As I write we are experiencing a heat wave and the nearby fields have long since gone to brown grass and the long grasses have been cut and made into hay bales. This time of year is of course associated with harvest, throughout August and September was and is all about gathering in the year’s harvests.
On a more ethereal level of course this can equally be applied to our year’s activities, whatever they may be. Personally, for various reasons, some very obvious, I find my basket looking a little bare this year. The silent and still, spring and summer is finally showing up in my harvest for the year.
This makes me reflect on the fallow land. The land that is left fallow for year, where it has faithfully every year been used and produced a harvest and finally is set to rest for a season. Often producing the most wonderful wild flowers and variety of plants that any peace of land could possible be expected to produce.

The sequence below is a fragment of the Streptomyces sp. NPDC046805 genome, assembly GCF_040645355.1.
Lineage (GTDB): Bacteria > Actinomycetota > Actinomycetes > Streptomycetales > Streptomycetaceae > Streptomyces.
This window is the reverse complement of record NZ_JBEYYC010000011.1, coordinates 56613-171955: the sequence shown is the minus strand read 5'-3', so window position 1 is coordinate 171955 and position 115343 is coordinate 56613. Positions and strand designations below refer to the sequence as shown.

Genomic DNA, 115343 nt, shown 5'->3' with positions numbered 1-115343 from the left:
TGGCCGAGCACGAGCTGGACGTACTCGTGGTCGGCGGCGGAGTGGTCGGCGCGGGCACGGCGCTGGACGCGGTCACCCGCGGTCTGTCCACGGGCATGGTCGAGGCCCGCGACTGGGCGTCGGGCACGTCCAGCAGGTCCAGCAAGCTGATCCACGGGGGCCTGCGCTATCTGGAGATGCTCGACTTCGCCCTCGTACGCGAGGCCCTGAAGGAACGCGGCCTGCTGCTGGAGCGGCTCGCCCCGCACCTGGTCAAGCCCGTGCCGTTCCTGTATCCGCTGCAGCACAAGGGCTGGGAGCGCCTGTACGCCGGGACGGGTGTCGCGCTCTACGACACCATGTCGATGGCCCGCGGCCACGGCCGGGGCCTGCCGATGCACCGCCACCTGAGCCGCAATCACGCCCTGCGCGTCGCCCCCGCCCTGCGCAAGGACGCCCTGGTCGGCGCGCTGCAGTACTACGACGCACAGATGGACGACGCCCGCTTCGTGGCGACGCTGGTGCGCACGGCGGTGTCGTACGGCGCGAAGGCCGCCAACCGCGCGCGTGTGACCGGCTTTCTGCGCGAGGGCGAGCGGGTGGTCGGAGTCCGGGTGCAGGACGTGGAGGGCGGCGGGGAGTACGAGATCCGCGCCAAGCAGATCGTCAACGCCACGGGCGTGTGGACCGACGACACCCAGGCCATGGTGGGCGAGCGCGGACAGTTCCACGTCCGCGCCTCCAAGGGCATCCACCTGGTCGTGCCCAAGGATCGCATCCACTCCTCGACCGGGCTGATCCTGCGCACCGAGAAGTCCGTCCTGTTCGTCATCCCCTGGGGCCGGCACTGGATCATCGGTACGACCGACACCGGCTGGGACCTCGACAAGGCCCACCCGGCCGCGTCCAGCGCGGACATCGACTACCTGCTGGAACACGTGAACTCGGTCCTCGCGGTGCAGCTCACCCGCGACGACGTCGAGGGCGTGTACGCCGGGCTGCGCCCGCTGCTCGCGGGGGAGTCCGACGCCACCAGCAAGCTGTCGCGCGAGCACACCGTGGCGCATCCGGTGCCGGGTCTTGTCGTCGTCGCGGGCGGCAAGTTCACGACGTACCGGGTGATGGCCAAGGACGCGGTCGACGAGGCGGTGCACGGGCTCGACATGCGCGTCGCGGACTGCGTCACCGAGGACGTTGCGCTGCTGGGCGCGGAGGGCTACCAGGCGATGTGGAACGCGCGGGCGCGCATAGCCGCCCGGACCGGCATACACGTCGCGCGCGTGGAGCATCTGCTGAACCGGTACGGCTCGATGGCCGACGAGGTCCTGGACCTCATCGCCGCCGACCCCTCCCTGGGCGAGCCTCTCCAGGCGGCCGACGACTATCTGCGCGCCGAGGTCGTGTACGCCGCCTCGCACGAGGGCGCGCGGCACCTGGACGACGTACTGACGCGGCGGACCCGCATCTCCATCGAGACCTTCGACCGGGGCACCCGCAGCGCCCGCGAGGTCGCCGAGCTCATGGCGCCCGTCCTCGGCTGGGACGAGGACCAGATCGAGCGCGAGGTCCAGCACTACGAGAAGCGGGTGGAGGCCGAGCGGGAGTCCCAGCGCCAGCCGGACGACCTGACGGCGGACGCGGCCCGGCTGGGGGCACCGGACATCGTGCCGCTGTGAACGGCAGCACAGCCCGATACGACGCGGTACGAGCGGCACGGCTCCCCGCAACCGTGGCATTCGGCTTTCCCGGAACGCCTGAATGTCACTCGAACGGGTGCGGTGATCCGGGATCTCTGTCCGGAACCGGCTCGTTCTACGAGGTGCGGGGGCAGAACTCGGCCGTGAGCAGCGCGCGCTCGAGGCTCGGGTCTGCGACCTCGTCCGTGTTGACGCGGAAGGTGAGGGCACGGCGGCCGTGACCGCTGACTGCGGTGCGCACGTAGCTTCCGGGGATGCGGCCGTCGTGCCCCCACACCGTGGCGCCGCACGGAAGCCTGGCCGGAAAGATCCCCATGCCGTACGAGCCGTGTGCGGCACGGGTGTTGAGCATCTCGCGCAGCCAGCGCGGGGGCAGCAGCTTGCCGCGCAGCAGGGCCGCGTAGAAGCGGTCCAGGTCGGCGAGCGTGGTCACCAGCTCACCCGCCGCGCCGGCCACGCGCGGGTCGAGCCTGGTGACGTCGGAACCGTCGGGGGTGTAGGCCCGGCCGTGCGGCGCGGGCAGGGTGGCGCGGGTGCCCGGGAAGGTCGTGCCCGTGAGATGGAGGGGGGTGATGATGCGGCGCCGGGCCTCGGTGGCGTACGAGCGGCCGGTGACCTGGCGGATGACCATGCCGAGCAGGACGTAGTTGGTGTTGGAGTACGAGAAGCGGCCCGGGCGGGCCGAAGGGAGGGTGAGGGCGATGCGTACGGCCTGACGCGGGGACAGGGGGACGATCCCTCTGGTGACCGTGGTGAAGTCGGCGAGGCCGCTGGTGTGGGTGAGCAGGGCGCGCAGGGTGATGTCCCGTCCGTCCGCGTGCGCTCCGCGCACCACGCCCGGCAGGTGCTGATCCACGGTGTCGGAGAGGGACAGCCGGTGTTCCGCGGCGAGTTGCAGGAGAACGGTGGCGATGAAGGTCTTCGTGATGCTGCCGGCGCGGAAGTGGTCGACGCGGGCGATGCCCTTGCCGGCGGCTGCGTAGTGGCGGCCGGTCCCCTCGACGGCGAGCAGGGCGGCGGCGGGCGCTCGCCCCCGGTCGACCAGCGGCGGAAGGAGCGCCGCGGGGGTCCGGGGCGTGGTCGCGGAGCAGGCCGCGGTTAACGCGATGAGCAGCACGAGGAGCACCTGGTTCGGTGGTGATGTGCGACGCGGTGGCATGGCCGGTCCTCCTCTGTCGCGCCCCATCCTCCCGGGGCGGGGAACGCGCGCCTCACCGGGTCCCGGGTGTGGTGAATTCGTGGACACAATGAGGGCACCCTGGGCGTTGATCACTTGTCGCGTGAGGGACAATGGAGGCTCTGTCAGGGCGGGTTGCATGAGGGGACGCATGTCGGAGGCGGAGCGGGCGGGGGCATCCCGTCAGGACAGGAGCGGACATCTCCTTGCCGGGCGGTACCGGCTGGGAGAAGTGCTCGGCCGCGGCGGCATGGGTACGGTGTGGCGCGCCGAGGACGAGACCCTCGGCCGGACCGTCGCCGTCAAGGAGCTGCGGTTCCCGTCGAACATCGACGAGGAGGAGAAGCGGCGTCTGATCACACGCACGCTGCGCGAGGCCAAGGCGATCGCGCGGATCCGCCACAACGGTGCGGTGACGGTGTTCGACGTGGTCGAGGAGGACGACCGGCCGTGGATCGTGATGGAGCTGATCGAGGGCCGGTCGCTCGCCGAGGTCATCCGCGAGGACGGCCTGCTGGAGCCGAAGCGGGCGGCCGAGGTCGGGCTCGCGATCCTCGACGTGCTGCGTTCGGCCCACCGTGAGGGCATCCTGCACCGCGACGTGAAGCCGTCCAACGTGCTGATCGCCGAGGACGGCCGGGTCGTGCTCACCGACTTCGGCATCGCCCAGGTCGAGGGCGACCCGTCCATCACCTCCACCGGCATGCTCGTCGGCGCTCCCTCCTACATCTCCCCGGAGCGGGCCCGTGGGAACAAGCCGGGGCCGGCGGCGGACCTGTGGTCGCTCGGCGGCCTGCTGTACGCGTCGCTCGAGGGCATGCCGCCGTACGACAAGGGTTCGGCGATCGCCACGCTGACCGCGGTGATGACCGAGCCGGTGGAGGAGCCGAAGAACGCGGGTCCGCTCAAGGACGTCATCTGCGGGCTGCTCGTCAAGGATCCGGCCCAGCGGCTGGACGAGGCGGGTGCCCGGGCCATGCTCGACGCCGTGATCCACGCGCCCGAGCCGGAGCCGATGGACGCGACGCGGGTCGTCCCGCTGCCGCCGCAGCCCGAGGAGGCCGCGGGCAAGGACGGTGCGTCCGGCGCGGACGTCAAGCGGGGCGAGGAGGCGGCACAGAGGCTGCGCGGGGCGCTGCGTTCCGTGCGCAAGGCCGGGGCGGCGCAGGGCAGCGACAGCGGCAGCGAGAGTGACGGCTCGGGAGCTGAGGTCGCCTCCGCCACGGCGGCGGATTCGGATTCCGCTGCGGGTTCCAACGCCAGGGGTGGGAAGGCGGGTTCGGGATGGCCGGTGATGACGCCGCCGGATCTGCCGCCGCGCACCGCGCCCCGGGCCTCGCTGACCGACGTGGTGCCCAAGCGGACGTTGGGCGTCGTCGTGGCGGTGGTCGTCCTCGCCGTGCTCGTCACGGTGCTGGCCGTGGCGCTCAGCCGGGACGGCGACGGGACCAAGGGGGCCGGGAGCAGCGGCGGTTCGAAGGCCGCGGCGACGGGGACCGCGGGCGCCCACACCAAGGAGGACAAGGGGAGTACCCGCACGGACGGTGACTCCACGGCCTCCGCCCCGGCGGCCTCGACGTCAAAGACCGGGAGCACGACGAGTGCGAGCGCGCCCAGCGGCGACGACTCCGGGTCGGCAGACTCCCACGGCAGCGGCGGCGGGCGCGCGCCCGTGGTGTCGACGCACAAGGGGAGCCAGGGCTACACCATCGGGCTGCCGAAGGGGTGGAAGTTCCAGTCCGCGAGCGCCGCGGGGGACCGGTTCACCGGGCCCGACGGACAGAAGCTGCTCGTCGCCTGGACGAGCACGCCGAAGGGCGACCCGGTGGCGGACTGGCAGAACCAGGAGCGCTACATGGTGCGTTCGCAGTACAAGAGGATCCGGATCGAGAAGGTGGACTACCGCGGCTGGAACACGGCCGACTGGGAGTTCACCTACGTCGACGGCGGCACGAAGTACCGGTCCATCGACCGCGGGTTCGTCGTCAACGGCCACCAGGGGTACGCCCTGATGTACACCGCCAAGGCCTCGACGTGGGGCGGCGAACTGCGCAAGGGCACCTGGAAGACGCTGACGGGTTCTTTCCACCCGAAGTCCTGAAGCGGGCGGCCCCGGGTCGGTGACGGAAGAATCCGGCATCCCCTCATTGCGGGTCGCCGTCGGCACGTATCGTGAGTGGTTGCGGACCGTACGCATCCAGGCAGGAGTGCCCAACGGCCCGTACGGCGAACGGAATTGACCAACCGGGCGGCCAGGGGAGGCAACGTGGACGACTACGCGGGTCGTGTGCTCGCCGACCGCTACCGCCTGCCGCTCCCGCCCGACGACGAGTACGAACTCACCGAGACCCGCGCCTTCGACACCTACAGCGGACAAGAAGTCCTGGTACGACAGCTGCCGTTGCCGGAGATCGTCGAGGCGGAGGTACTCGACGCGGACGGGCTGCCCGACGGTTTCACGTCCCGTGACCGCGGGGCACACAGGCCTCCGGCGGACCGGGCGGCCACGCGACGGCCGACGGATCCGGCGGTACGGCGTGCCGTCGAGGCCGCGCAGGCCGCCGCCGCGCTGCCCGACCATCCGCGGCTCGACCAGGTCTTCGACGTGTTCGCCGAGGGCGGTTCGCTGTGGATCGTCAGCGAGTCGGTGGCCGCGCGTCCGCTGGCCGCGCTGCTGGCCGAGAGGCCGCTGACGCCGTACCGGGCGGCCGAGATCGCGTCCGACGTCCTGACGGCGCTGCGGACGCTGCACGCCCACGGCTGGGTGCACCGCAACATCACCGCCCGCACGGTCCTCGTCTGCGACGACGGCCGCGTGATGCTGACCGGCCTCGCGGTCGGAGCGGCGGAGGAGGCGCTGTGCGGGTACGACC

Of course the more disappointing and in many ways devastating is the land which was planted up and seeded and then failed. The full on crop failure. Traditional practice is to burn off the stubble of the failed crop to bring new nutrients back into the soil.
Personally at the moment I am not sure whether my harvest is that of the fallow land or the crop failure. Gladly I can find a few wild flowers that have flourished during this time of stillness and being fallow. The greatest fear is that it will not recover and come back from this. One thing is for sure is that each year produces a very different yield, they are always determined by the quality of the soil and the weather of the year.
You can’t always control the environment in which you find yourself but you can work on the soil in which you plant. So if you too are looking at a strangely assorted harvest basket this year perhaps it’s time to nurture your soil.